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Wednesday, March 23, 2011

Critics of cuts by House point to family costs

CONCORD – Child care advocates warned Tuesday that U.S. House-approved cuts to human services programs would tear irreversible holes in the safety net.

Every Child Matters hosted a conference call with advocates critical of the $61 billion in cuts that the House approved in February but the U.S. Senate rejected earlier this month.

More than 10 percent of the state’s children live in poverty and 46,000 rely upon food stamps, said MaryLou Beaver, state director for Every Child Matters.

“Now is not the time to be cutting smart policies and proven programs that benefit New Hampshire’s children,” Beaver said.

Republican congressman Charles Bass said the House has to take action now if Congress is ever to return to a balanced budget.

“We need to curb the uncontrollable federal spending that threatens job creation and our economic recovery,” Bass said in a statement. “We have a lot of tough choices to make about funding our priorities, and funding them responsibly. But if we cannot learn to live within our means now, we will doom our children and grandchildren to a future of unsustainable and crushing debt and deficits.”

The cuts would lower by 22 percent federal grants for the Head Start and Early Head Start programs that would end placements for 400 children, said Rebecca Johnson, director of family services at Community Action Program Belknap-Merrimack Counties Inc. in Concord.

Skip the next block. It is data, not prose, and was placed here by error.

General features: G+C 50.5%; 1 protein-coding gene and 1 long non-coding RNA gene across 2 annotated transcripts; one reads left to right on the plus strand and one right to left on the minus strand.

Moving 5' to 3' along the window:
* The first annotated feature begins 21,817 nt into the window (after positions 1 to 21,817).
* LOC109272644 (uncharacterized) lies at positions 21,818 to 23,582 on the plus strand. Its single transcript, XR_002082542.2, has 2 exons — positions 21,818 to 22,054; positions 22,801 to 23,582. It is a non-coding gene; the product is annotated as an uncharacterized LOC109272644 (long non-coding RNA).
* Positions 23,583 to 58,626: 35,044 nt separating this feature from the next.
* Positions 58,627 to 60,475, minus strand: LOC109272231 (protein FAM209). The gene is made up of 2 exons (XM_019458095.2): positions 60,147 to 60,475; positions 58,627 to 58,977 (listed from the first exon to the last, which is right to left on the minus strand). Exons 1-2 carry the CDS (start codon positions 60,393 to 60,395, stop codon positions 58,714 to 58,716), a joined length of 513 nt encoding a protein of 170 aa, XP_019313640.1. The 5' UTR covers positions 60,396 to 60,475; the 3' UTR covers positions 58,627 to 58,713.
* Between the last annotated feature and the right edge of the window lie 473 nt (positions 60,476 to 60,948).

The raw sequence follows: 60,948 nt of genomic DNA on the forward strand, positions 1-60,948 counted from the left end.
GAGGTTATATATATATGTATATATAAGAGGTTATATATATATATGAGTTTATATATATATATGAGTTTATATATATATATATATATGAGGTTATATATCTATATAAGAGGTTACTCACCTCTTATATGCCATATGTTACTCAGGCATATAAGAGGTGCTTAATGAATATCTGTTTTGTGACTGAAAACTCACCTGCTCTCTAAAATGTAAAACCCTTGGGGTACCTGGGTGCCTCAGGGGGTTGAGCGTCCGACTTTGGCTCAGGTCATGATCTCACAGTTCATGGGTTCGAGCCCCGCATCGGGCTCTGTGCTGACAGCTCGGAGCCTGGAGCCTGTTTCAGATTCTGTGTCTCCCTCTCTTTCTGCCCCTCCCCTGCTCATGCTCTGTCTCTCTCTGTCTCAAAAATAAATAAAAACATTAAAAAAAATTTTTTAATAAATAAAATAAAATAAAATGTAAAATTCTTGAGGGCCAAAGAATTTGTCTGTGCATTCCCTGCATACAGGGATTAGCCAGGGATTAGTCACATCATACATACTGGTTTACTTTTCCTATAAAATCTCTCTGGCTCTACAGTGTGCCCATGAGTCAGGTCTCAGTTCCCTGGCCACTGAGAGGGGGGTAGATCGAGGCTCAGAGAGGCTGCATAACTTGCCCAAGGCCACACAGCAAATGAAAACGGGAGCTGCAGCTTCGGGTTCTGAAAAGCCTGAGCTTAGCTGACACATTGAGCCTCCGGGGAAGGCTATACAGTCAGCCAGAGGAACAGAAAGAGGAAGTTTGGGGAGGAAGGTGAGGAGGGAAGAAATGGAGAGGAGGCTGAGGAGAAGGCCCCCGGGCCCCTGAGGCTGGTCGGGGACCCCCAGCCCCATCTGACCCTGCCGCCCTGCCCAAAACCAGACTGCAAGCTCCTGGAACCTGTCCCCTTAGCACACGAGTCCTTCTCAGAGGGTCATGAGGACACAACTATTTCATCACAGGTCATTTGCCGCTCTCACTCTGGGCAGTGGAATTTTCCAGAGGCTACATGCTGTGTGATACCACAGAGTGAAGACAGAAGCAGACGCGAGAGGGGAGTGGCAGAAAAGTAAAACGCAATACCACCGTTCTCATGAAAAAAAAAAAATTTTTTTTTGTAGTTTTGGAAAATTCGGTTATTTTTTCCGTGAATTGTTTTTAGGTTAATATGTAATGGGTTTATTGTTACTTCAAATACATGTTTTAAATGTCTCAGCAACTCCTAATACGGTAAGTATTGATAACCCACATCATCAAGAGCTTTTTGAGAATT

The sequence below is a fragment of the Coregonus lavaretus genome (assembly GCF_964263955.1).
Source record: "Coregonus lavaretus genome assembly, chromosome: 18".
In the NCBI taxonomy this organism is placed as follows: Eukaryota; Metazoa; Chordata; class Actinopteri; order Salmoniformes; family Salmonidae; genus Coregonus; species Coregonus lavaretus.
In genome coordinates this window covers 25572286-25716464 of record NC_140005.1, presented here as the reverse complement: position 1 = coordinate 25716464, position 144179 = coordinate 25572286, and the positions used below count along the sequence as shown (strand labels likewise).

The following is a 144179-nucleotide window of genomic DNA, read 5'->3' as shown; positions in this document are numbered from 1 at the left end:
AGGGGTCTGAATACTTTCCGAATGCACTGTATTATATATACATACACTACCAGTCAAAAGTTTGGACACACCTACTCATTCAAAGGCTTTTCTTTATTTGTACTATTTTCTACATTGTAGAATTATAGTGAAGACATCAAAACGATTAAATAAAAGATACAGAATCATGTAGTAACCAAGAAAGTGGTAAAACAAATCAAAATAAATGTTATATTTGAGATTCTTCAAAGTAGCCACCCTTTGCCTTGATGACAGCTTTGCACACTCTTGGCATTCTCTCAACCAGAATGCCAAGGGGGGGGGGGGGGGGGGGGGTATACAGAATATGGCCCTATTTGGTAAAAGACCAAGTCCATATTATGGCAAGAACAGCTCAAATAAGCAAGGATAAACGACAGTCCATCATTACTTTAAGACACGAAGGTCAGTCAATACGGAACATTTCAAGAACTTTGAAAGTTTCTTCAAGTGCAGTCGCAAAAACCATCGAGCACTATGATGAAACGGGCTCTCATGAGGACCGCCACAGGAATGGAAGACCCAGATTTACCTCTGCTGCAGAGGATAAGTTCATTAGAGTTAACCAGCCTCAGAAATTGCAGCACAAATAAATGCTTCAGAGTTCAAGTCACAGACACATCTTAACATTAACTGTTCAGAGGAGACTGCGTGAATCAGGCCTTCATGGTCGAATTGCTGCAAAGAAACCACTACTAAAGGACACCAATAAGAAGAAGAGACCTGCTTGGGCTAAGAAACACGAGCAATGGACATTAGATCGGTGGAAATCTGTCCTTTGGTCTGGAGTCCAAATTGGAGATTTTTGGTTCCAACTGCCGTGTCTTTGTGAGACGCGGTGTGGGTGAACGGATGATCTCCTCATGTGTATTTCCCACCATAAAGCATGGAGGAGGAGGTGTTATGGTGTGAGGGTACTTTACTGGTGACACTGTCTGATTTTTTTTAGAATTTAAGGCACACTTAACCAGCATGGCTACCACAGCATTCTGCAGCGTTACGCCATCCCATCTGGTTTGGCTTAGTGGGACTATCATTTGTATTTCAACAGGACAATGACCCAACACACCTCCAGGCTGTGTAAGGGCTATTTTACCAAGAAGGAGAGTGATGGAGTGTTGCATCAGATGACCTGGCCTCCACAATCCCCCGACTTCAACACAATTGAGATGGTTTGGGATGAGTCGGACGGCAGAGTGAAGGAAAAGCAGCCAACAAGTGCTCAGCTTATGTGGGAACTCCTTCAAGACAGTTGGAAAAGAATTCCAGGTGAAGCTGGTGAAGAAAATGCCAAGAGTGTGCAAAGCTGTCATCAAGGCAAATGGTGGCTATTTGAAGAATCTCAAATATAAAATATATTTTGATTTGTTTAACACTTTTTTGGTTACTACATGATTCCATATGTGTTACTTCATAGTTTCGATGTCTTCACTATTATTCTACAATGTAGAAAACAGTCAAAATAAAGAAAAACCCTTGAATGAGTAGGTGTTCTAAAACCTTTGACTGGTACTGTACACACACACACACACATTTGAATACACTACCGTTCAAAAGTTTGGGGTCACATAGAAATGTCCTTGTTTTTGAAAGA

This would eliminate 135 jobs and close at least 27 classes.

“Such cuts would severely compromise the ability of at-risk children to attend any form of preschool before entering public school,” Johnson said.

The cuts in child care come despite the fact more and more families are seeking the federal subsidy. One program in Sullivan Country grew by more than 325 cases last month.

“When parents must leave their jobs because they cannot afford childcare, the economy suffers,’’ said Cathy Paradis, director of the Family School Connections Childcare Resource and Referral.

Denise Elswick, a single mother of three, said she would have trouble staying in school if cuts to Pell grants go through.

She’s held at least three jobs in the past to feed her family.

“It is unfortunate for me to have to choose between keeping a roof over my head and pursuing a degree to get a better life,” Elswick said.

Meanwhile, began airing radio commercials in the state criticizing House Republicans for endorsing these budget cuts.

Kevin Landrigan can be reached at 321-7040 or